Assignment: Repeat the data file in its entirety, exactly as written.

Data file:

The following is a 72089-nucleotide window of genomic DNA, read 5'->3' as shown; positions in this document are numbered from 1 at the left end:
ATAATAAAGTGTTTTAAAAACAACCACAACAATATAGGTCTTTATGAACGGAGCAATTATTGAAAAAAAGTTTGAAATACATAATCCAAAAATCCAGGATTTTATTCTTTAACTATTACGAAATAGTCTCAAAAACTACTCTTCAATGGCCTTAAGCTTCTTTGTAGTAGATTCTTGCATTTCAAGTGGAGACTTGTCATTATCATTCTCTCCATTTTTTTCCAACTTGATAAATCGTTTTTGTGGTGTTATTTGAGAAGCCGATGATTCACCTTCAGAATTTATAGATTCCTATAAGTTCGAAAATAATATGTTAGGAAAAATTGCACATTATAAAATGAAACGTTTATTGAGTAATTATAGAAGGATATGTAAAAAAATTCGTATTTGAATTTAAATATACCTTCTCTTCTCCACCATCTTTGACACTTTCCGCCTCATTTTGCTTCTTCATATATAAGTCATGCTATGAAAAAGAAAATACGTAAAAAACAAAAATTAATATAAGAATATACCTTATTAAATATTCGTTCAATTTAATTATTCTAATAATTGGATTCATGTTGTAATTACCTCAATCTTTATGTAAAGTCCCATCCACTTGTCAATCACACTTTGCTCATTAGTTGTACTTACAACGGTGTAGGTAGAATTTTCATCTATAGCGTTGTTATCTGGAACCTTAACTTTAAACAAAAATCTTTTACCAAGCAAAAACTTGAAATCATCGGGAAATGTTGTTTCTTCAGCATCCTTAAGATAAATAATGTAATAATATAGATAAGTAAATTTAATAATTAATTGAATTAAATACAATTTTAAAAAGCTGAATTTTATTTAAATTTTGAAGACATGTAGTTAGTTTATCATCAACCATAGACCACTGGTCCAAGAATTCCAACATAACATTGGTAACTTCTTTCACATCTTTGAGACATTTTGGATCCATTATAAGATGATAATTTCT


The following is a 72089-nucleotide window of genomic DNA, read 5'->3' as shown; positions in this document are numbered from 1 at the left end:
ATAATAAAGTGTTTTAAAAACAACCACAACAATATAGGTCTTTATGAACGGAGCAATTATTGAAAAAAAGTTTGAAATACATAATCCAAAAATCCAGGATTTTATTCTTTAACTATTACGAAATAGTCTCAAAAACTACTCTTCAATGGCCTTAAGCTTCTTTGTAGTAGATTCTTGCATTTCAAGTGGAGACTTGTCATTATCATTCTCTCCATTTTTTTCCAACTTGATAAATCGTTTTTGTGGTGTTATTTGAGAAGCCGATGATTCACCTTCAGAATTTATAGATTCCTATAAGTTCGAAAATAATATGTTAGGAAAAATTGCACATTATAAAATGAAACGTTTATTGAGTAATTATAGAAGGATATGTAAAAAAATTCGTATTTGAATTTAAATATACCTTCTCTTCTCCACCATCTTTGACACTTTCCGCCTCATTTTGCTTCTTCATATATAAGTCATGCTATGAAAAAGAAAATACGTAAAAAACAAAAATTAATATAAGAATATACCTTATTAAATATTCGTTCAATTTAATTATTCTAATAATTGGATTCATGTTGTAATTACCTCAATCTTTATGTAAAGTCCCATCCACTTGTCAATCACACTTTGCTCATTAGTTGTACTTACAACGGTGTAGGTAGAATTTTCATCTATAGCGTTGTTATCTGGAACCTTAACTTTAAACAAAAATCTTTTACCAAGCAAAAACTTGAAATCATCGGGAAATGTTGTTTCTTCAGCATCCTTAAGATAAATAATGTAATAATATAGATAAGTAAATTTAATAATTAATTGAATTAAATACAATTTTAAAAAGCTGAATTTTATTTAAATTTTGAAGACATGTAGTTAGTTTATCATCAACCATAGACCACTGGTCCAAGAATTCCAACATAACATTGGTAACTTCTTTCACATCTTTGAGACATTTTGGATCCATTATAAGATGATAATTTCT